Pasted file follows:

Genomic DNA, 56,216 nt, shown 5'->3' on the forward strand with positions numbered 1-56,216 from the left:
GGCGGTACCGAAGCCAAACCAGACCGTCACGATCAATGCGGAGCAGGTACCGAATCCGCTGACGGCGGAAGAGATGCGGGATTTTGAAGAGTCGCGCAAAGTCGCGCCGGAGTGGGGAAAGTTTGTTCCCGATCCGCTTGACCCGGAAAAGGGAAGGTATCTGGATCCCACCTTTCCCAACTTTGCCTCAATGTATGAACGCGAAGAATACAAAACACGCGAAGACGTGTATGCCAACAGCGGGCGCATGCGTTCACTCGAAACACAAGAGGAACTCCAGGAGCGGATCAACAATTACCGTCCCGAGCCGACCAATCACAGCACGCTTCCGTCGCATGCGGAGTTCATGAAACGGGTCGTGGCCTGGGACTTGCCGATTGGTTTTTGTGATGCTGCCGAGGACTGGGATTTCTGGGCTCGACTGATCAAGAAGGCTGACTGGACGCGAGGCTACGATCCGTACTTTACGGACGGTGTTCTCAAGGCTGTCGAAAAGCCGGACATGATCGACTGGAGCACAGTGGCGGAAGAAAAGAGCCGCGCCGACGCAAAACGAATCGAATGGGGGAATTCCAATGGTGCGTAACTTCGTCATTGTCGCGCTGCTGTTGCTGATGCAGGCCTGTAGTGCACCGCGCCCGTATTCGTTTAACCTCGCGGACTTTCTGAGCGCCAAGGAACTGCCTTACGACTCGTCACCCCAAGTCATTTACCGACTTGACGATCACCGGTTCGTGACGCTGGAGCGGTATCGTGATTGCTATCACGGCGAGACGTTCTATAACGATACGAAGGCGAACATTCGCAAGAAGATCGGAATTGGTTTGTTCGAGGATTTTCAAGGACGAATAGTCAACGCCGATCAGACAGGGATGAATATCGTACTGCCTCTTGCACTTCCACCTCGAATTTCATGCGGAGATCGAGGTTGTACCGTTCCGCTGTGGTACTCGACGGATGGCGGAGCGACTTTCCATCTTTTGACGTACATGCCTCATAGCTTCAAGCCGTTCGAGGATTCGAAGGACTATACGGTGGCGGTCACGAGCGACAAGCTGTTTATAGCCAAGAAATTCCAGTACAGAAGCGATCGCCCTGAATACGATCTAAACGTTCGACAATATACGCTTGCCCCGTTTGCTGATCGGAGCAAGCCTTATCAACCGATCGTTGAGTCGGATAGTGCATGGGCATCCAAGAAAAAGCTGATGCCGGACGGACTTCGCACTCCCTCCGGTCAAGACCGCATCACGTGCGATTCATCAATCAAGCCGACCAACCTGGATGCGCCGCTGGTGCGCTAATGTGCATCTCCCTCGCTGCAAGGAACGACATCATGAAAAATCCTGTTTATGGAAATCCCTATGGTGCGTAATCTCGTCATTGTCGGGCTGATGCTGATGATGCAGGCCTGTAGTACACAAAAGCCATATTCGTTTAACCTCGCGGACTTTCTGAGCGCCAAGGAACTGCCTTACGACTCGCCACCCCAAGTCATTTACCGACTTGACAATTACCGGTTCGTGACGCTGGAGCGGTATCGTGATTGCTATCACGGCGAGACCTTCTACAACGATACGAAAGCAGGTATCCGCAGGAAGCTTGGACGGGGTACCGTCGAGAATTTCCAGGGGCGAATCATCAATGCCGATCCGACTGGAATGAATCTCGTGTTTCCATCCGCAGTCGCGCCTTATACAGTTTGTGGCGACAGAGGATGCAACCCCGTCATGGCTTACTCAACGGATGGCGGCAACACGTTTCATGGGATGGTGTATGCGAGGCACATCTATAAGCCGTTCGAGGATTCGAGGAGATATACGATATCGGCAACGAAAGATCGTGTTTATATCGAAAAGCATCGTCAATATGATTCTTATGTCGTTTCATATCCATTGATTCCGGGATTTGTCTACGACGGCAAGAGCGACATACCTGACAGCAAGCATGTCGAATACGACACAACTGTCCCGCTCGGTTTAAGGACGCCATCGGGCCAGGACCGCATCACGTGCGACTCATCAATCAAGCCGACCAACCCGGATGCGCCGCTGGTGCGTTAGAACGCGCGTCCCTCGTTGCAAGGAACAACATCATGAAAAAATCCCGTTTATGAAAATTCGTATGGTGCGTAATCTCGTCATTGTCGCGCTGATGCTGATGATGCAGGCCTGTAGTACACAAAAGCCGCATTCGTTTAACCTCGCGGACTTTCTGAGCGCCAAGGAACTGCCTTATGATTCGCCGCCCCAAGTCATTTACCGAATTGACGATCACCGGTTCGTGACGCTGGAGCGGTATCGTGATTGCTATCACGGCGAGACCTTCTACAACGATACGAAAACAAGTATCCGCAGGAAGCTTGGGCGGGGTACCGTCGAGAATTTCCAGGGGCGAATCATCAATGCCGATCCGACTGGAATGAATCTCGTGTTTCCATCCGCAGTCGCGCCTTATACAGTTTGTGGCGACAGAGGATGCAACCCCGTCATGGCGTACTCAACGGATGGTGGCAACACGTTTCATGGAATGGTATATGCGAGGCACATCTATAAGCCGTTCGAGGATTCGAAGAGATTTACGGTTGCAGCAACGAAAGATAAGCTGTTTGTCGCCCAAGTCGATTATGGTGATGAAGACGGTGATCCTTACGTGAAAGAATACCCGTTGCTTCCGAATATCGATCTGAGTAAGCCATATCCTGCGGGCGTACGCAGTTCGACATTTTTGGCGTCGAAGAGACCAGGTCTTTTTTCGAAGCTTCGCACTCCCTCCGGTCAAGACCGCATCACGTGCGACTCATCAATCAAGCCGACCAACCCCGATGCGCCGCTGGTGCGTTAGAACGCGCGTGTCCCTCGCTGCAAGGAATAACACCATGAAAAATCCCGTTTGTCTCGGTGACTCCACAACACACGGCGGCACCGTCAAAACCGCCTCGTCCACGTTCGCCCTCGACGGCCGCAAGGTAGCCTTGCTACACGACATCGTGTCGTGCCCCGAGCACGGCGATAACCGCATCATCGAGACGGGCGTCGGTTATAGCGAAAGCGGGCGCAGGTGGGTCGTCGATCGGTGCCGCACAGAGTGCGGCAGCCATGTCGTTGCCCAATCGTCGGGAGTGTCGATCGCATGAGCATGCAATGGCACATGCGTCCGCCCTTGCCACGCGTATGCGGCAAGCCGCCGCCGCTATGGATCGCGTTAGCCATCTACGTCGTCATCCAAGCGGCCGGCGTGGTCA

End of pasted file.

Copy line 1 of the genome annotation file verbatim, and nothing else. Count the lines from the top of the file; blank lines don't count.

Genomic DNA, 56,216 nt, shown 5'->3' on the forward strand with positions numbered 1-56,216 from the left: